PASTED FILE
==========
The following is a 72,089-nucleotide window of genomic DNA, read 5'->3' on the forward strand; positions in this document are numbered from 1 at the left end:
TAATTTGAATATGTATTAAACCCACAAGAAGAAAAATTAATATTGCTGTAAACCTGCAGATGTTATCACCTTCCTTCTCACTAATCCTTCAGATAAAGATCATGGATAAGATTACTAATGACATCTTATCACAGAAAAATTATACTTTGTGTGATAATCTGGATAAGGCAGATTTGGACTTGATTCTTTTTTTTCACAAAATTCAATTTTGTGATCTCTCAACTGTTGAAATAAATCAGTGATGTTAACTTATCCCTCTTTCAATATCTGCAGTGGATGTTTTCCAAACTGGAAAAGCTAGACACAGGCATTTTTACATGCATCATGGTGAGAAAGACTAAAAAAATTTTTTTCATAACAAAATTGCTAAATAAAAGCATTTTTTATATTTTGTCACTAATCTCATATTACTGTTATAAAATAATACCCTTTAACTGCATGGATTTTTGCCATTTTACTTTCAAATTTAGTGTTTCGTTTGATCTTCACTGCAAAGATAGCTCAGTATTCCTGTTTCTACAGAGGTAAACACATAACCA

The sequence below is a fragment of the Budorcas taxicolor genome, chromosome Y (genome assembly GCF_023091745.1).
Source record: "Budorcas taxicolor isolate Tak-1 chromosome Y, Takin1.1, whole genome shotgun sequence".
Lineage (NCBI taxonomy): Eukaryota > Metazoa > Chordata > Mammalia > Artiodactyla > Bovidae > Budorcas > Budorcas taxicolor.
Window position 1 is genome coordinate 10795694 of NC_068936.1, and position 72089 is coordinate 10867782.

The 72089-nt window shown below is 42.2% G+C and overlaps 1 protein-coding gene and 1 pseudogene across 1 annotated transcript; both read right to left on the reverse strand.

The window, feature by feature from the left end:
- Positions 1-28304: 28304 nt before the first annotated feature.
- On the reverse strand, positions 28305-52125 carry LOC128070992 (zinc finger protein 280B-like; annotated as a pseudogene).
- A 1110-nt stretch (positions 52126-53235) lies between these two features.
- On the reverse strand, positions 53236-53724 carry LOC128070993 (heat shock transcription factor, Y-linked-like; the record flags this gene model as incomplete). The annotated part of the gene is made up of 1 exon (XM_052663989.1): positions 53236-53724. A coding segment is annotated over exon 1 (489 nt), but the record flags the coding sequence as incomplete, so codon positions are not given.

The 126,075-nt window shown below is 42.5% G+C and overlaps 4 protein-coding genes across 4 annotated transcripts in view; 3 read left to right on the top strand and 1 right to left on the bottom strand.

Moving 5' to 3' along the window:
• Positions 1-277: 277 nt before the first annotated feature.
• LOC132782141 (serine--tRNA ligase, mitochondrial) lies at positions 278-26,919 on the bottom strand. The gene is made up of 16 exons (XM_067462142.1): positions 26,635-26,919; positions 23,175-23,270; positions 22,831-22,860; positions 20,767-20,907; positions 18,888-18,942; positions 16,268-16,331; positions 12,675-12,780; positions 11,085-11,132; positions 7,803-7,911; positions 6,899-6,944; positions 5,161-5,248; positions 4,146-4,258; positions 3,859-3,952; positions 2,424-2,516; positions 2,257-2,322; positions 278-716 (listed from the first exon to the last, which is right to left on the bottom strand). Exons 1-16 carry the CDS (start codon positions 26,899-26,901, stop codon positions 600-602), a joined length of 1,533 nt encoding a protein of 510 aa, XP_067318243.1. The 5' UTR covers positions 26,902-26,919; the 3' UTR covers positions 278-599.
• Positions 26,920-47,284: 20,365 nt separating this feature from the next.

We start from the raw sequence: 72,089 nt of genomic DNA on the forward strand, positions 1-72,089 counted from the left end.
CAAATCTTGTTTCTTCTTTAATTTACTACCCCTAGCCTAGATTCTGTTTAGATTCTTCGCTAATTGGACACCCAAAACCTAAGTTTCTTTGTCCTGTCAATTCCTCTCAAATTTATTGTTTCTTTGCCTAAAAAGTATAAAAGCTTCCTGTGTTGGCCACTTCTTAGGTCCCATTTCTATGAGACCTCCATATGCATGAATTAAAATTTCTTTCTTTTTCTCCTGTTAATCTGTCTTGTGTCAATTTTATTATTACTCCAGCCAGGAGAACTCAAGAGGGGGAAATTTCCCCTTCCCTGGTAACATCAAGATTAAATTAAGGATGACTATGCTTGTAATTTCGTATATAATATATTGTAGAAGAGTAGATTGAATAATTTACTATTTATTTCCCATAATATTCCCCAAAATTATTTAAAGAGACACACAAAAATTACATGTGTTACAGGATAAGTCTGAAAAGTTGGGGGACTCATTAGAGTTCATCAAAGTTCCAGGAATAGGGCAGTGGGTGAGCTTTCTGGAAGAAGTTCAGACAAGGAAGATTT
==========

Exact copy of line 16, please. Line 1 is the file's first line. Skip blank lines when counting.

• LOC132782141 (serine--tRNA ligase, mitochondrial) lies at positions 278-26,919 on the bottom strand. The gene is made up of 16 exons (XM_067462142.1): positions 26,635-26,919; positions 23,175-23,270; positions 22,831-22,860; positions 20,767-20,907; positions 18,888-18,942; positions 16,268-16,331; positions 12,675-12,780; positions 11,085-11,132; positions 7,803-7,911; positions 6,899-6,944; positions 5,161-5,248; positions 4,146-4,258; positions 3,859-3,952; positions 2,424-2,516; positions 2,257-2,322; positions 278-716 (listed from the first exon to the last, which is right to left on the bottom strand). Exons 1-16 carry the CDS (start codon positions 26,899-26,901, stop codon positions 600-602), a joined length of 1,533 nt encoding a protein of 510 aa, XP_067318243.1. The 5' UTR covers positions 26,902-26,919; the 3' UTR covers positions 278-599.